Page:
1.) All those taiko groups that aren't on social media.

We heard that about 50% of the groups in North America aren't on social media.  So that means they're not seeing the threads on Facebook, seeing what's out there, sharing what they're doing.  I wonder why not?  And then I wonder if it matters?  Would it be more trouble than it's worth?  Would it really enhance their experience?  Food for thought.

2.) What/who is the "future of taiko"?

At Taiko Jam, On Ensemble was referred to as "the future of taiko".  But are they?  Nothing bad to say about OE, but when I see what the "taiko landscape" looks like since they started, I see a lot of the same stuff out there.  And that's not a critique either!  Just an observation.

I definitely see their influence out there, as people and groups both try to emulate what they see in OE as well as being more open to different approaches and musical sensibilities.  But there's still an overwhelmingly large number of community groups and those numbers seem to be growing just as much as ever.  Maybe the actual numbers would tell a different story, but I don't see the future of taiko being much different for quite a while.  That's not a good nor bad thing, just...a thing.  Am I wrong?  Tell me otherwise!

3.) Where can NATC go from here?

I heard there were about 700 people at NATC 2017.  That included workshop leaders, performers, participants, volunteers, people at the marketplace, observers, etc.  That's a lot of people.  But it's really not been able to get bigger than that (Stanford was the largest so far but I forget the number).

It's hard to find facilities that can provide all the things we need for all the workshops and performances, while also provide housing and food and still be affordable.  And it's hard to find volunteers since there are a LOT needed already, and a larger conference would just add to that number.  Anything outside of the major "taiko hubs" means finding people to help is really hard!

I know some people wish NATC was longer, but then it makes it harder on some people taking even more time off work - people including workshop leaders, facilitators, etc.  Possible, just difficult.

Half the attendees are new to NATC (first-timers), so that means the half left over (~250 this time?) are people who have come before.  If we're only seeing about ~250 people that have been before, after 10 conferences, does that mean people stop wanting to come/can't come, or do people stop playing taiko?  Or are we just not able to let those people sign up because we have to limit our size?

Granted, maybe we don't need a larger conference!  Maybe this is the ideal size and even with resources to make it possible, a larger one would just be too cumbersome.  I know TCA probably talks about this sort of thing, but I think it's a good topic to think and talk about as part of the community.

Anyways, that's it for NATC-related posts, I promise!  Not sure how many posts I've got left to go, but it's almost coming to an end!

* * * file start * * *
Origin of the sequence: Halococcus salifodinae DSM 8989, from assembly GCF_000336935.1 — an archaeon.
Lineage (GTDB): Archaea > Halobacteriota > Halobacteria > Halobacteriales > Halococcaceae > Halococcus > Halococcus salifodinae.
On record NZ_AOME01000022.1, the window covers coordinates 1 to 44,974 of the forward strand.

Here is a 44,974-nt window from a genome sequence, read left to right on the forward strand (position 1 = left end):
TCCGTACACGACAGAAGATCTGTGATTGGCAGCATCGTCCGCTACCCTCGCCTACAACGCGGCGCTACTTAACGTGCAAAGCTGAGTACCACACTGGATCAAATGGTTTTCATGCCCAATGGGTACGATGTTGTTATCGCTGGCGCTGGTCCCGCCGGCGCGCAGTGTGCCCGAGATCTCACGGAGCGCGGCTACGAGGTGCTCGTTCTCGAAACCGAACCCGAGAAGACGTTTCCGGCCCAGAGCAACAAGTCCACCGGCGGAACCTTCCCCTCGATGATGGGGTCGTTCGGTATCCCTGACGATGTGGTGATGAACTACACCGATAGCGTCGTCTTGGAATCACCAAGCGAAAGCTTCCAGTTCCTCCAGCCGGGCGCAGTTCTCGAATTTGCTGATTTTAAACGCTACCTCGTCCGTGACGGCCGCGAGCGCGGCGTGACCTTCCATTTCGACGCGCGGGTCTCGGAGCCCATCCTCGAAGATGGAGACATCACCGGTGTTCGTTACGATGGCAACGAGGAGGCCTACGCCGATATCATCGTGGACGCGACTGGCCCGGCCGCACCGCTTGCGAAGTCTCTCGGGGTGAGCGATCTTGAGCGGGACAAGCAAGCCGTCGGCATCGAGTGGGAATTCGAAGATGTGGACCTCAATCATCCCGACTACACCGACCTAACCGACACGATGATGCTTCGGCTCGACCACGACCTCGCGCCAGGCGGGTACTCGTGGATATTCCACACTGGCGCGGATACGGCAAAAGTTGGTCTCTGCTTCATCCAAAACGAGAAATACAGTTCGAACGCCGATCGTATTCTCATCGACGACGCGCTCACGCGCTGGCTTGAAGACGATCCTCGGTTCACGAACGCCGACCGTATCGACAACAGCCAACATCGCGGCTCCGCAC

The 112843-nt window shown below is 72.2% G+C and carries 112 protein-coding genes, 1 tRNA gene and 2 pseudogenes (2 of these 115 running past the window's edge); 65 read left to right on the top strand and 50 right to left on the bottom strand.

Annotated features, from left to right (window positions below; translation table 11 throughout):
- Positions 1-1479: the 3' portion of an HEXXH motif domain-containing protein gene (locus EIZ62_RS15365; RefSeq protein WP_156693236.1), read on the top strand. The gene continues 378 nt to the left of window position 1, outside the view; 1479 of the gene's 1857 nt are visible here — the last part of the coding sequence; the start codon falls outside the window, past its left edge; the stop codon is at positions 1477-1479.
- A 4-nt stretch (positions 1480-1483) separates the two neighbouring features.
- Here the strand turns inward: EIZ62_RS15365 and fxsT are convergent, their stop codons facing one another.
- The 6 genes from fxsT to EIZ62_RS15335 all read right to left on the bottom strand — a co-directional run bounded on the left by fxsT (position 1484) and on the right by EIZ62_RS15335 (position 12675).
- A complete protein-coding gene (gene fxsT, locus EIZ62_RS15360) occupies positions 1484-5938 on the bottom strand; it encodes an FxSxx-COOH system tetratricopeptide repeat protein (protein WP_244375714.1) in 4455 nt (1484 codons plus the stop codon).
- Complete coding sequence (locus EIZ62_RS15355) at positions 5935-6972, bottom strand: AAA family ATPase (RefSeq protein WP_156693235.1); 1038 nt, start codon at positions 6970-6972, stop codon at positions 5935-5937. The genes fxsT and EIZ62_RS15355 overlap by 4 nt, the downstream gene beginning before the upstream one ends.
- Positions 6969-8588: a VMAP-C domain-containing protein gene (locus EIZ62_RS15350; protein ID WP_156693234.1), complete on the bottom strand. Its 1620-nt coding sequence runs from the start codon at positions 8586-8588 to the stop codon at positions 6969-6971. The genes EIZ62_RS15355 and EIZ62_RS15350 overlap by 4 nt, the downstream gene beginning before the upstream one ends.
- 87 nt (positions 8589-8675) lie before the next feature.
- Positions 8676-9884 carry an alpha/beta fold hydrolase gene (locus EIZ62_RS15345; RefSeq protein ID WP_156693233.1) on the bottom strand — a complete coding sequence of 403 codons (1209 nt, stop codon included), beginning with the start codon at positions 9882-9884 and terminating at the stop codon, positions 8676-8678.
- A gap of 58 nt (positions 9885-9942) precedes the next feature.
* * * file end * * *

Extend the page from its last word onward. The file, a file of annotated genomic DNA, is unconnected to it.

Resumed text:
Thursday, August 17, 2017

(post-post) NATC 2017!

Ok, I'm mostly recovered, so I can talk about my experiences at NATC 2017.

First off, it was a great conference.  There will always be hiccups and behind-the-scenes chaos of some sort no matter what, but things ran pretty well!  It was my 9th NATC out of the 10 that have been held, and I really regret missing that first one...  I'm still processing a lot of what went on last weekend but I wanted to get things written down, for my own sake as well as for the blog's.  So here goes, in no particular order:

1.) The "Women in Taiko" STI was awesome.

I didn't go to the 3-day event before NATC, but I definitely felt the impact.  I've heard from some of the attendees and felt the residual energy throughout the Conference.  For a community with so many female players (about 66%) , there's an inverse number of male workshop leaders.  Why is that?  The idea of a woman on stage as kazari-mono (decoration) is very common, why is that?  How many women weren't able to become as famous as their male counterparts because they spent their time raising the kids?  How many women players that are good aren't taken as seriously because they're considered "cute"?  Lots of issues, lots of questions.

I'm hoping this topic can be expanded on and addressed within our community!  Really glad it happened.

2.) Going as a participant was invigorating.

I've been a Workshop Leader for several NATC, and went as an observer/assistant for the last two.  Being an Observer means I have freedom to go to different workshops, but it's not quite the same experience, I've come to realize.  Taking workshops and going through the motions of the lesson, trying new techniques or new approaches to technique, those had an impact on me.

I find myself inspired from the simple act of moving differently from how I've been moving for years now.  It opens doors and hints at new possibilities.  I don't want to leave my style behind, but instead see how much of my own style I can cultivate within the boundaries of the group's style.

3.) Longer conversations had impact.